The only special point in Continental law calling for notice is the system by which official experts report for the guidance of the tribunals on questions of alleged criminal irresponsibility (see, e.g., the German Code of Penal Procedure, § 293, and cp. § 81).
2. Insanity and Civil Capacity.—The law as to the civil capacity of the insane was for some time influenced in Great Britain by the view propounded by Lord Brougham in 1848 in the case of Waring v. Waring, and by Sir J. P. Wilde in a later case, raising the question of the validity of a marriage, that, as the mind is one and indivisible, the least disorder of its faculties was fatal to civil capacity. In the leading case of Banks v. Goodfellow in 1870, the court of queen’s bench, in an elaborate judgment delivered by Chief Justice Cockburn, disapproved of this doctrine, and in effect laid down the principle that the question of capacity must be considered with strict reference to the act which has to be or has been done. Thus a certain degree of unsoundness of mind is not now, in the absence of undue influence, a bar to the formation of a valid marriage, if the party whose capacity is in question knew at the time of the marriage the nature of the engagement entered into (but see 51 Geo. III. c. 37 as to the marriage of lunatics so found by inquisition). Again, a man whose mind is affected may make a valid will, if he possesses at the time of executing it a memory sufficiently active to recall the nature and extent of his property, the persons who have claims upon his bounty, and a judgment and will sufficiently free from the influence of morbid ideas or external control to determine the relative strength of those claims. So far has this rule been carried, that in 1893 probate was granted of the will of a lady who was a Chancery lunatic at the date of its execution, and died without the inquisition having been superseded. (Roe v. Nix, 1893, P. 55.) It is also now settled that the simple contract of a lunatic is voidable and not void, and is binding upon him, unless he can show that at the time of making it he was, to the knowledge of the other party, so insane as not to know what he was about. (Imperial Loan Co. v. Stone, 1892, 1 Q.B. 599.) The test established by Banks v. Goodfellow is applied also in a number of minor points in which civil capacity comes into question, e.g. competency of the insane as witnesses. The law implies, on the part of a lunatic, whether so found or not, an obligation to pay a reasonable price for “necessaries” supplied to him; and the term “necessaries” means goods suitable to his condition in life and to his actual requirements at the time of sale and delivery (Sale of Goods Act 1893).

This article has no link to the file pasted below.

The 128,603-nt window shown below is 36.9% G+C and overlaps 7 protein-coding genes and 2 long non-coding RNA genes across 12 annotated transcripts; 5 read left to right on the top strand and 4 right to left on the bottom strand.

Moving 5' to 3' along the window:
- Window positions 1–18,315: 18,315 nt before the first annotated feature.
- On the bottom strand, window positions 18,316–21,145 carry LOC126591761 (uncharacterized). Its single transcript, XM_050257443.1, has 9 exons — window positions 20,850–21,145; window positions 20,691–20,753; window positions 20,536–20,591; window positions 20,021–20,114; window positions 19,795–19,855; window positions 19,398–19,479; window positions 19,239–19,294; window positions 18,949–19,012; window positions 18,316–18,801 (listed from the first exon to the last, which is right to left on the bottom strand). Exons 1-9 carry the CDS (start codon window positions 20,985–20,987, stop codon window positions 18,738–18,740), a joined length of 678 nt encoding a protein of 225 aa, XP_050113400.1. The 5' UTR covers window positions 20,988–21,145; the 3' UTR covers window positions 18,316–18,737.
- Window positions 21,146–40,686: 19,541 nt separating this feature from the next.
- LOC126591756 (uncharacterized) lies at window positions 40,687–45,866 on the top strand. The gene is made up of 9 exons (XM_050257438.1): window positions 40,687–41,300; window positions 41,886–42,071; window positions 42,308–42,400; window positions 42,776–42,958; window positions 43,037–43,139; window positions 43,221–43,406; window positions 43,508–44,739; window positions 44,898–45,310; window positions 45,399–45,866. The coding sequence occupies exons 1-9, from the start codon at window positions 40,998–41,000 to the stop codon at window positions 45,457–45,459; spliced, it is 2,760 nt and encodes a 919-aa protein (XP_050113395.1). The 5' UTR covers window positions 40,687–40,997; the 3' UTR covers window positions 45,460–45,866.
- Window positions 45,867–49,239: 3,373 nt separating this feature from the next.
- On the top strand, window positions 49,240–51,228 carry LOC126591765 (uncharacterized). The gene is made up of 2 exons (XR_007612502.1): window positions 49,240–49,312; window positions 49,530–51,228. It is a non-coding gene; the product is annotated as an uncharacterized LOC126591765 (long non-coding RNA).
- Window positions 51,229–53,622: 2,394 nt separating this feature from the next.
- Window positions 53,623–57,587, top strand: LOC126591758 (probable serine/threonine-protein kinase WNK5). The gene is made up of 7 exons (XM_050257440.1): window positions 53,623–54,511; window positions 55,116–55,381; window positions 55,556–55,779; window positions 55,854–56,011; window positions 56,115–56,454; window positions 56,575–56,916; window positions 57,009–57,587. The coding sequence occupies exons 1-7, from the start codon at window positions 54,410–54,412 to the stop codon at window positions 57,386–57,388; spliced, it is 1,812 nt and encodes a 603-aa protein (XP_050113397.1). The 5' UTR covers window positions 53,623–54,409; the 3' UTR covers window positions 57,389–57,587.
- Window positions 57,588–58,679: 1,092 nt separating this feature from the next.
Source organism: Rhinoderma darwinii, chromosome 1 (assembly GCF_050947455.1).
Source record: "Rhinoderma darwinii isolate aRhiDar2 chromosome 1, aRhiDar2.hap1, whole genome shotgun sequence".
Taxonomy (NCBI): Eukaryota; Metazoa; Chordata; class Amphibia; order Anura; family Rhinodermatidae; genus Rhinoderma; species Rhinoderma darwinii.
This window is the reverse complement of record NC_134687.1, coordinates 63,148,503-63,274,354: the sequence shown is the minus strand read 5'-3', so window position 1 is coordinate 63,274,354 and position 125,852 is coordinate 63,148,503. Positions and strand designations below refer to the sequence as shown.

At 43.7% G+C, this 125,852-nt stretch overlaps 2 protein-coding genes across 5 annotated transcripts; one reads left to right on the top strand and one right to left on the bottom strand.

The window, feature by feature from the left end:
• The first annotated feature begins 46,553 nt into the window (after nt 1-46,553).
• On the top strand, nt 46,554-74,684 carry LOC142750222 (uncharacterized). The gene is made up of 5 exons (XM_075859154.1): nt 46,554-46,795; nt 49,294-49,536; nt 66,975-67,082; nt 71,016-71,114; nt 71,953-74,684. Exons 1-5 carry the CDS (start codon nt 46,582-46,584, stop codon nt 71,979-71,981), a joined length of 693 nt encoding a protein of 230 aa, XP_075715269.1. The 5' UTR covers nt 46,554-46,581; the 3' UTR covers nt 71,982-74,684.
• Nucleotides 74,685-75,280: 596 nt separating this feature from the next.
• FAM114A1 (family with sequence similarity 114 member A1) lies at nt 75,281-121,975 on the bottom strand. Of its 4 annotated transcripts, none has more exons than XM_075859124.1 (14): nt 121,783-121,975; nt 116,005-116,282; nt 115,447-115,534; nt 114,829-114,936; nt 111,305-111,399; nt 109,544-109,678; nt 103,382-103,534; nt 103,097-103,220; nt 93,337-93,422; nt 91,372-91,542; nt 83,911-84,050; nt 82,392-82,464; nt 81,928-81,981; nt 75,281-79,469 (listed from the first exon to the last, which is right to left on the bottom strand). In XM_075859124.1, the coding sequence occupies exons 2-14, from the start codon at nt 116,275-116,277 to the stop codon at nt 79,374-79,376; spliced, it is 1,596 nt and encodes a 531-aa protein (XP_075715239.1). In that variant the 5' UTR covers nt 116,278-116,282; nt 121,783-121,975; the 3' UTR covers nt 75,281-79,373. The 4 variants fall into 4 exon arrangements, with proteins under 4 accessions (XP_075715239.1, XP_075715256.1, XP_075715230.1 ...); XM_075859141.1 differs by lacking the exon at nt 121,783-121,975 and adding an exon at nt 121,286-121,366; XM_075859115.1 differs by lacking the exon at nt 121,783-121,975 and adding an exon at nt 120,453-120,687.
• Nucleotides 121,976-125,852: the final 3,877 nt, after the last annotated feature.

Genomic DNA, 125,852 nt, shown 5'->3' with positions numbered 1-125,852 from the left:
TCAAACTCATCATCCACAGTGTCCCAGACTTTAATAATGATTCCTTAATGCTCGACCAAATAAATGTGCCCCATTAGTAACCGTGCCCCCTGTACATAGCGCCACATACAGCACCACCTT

The question of the liability of an insane person for tort appears still to be undecided (see Pollock on Torts, 7th ed. p. 53; Clerk and Lindsell on Torts, 2nd ed. pp. 39, 40; Law Quart. Rev. vol. xiii. p. 325). Supervening insanity is no bar to proceedings by or against a lunatic husband or wife for divorce or separation for previous matrimonial offences. It does not avoid a marriage nor constitute per se a ground either for divorce or for judicial separation. But cruelty does not cease to be a cause of suit if it proceeds from disorderly affections or want of moral control falling short of positive insanity; and possibly even cruelty springing from intermittent or recurrent insanity might be held a ground for judicial separation, since in such case the party offended against cannot obtain protection by securing the permanent confinement of the offending spouse. Whether insanity at the time when an alleged matrimonial offence was committed is a bar to a suit for divorce or separation is an open question; and in any event, in order that it may be so, the insanity must be of such a character as to have prevented the insane party from knowing the nature and consequences of the act at the time of its commission. The laws of Scotland, Ireland, India (see, e.g., Act IX. of 1872, § 12), the colonies and the United States are substantially identical with English law on the subject of the civil capacity of the insane. The German Civil Code (§ 1569) recognizes the lunacy of a spouse as a ground for divorce, but only where the malady continues during at least three years of the union, and has reached such a pitch that intellectual intercourse between the spouses is impossible, and that every prospect of a restoration of such association is excluded. If one of the spouses obtains a divorce on the ground of the lunacy of the other the former has to allow alimony, just as a husband declared to be the sole guilty party in a divorce suit would have to do (§§ 1585, 1578).